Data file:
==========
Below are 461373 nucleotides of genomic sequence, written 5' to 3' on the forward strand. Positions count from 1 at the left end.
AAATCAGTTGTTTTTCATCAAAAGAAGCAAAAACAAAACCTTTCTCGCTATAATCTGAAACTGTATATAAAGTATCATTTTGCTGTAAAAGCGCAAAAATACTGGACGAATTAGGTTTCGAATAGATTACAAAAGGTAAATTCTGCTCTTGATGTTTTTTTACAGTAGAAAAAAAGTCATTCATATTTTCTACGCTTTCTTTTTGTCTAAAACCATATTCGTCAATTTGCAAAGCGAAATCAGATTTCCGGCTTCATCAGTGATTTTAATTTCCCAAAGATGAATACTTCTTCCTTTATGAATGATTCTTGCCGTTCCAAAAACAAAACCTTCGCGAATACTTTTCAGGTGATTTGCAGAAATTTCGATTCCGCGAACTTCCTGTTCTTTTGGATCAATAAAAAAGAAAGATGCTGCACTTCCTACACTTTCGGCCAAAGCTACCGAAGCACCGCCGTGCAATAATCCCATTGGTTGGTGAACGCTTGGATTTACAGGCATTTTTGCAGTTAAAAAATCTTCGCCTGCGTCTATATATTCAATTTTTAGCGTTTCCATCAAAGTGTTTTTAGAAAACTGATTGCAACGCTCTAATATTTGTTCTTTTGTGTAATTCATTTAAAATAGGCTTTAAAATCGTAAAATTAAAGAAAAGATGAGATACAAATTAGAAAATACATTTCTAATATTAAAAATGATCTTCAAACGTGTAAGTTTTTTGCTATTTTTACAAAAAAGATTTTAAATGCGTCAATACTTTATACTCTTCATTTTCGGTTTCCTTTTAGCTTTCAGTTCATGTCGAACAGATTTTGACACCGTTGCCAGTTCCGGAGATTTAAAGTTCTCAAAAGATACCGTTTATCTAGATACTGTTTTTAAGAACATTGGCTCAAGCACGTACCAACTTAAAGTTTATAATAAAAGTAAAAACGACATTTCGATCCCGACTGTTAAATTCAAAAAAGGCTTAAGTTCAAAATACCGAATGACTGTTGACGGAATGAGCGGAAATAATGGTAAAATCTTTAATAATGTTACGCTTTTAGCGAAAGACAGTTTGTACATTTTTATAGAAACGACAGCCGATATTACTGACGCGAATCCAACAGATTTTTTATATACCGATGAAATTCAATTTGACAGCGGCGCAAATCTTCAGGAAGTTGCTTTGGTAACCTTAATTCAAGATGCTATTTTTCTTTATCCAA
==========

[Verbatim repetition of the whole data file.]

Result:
Below are 461373 nucleotides of genomic sequence, written 5' to 3' on the forward strand. Positions count from 1 at the left end.
AAATCAGTTGTTTTTCATCAAAAGAAGCAAAAACAAAACCTTTCTCGCTATAATCTGAAACTGTATATAAAGTATCATTTTGCTGTAAAAGCGCAAAAATACTGGACGAATTAGGTTTCGAATAGATTACAAAAGGTAAATTCTGCTCTTGATGTTTTTTTACAGTAGAAAAAAAGTCATTCATATTTTCTACGCTTTCTTTTTGTCTAAAACCATATTCGTCAATTTGCAAAGCGAAATCAGATTTCCGGCTTCATCAGTGATTTTAATTTCCCAAAGATGAATACTTCTTCCTTTATGAATGATTCTTGCCGTTCCAAAAACAAAACCTTCGCGAATACTTTTCAGGTGATTTGCAGAAATTTCGATTCCGCGAACTTCCTGTTCTTTTGGATCAATAAAAAAGAAAGATGCTGCACTTCCTACACTTTCGGCCAAAGCTACCGAAGCACCGCCGTGCAATAATCCCATTGGTTGGTGAACGCTTGGATTTACAGGCATTTTTGCAGTTAAAAAATCTTCGCCTGCGTCTATATATTCAATTTTTAGCGTTTCCATCAAAGTGTTTTTAGAAAACTGATTGCAACGCTCTAATATTTGTTCTTTTGTGTAATTCATTTAAAATAGGCTTTAAAATCGTAAAATTAAAGAAAAGATGAGATACAAATTAGAAAATACATTTCTAATATTAAAAATGATCTTCAAACGTGTAAGTTTTTTGCTATTTTTACAAAAAAGATTTTAAATGCGTCAATACTTTATACTCTTCATTTTCGGTTTCCTTTTAGCTTTCAGTTCATGTCGAACAGATTTTGACACCGTTGCCAGTTCCGGAGATTTAAAGTTCTCAAAAGATACCGTTTATCTAGATACTGTTTTTAAGAACATTGGCTCAAGCACGTACCAACTTAAAGTTTATAATAAAAGTAAAAACGACATTTCGATCCCGACTGTTAAATTCAAAAAAGGCTTAAGTTCAAAATACCGAATGACTGTTGACGGAATGAGCGGAAATAATGGTAAAATCTTTAATAATGTTACGCTTTTAGCGAAAGACAGTTTGTACATTTTTATAGAAACGACAGCCGATATTACTGACGCGAATCCAACAGATTTTTTATATACCGATGAAATTCAATTTGACAGCGGCGCAAATCTTCAGGAAGTTGCTTTGGTAACCTTAATTCAAGATGCTATTTTTCTTTATCCAA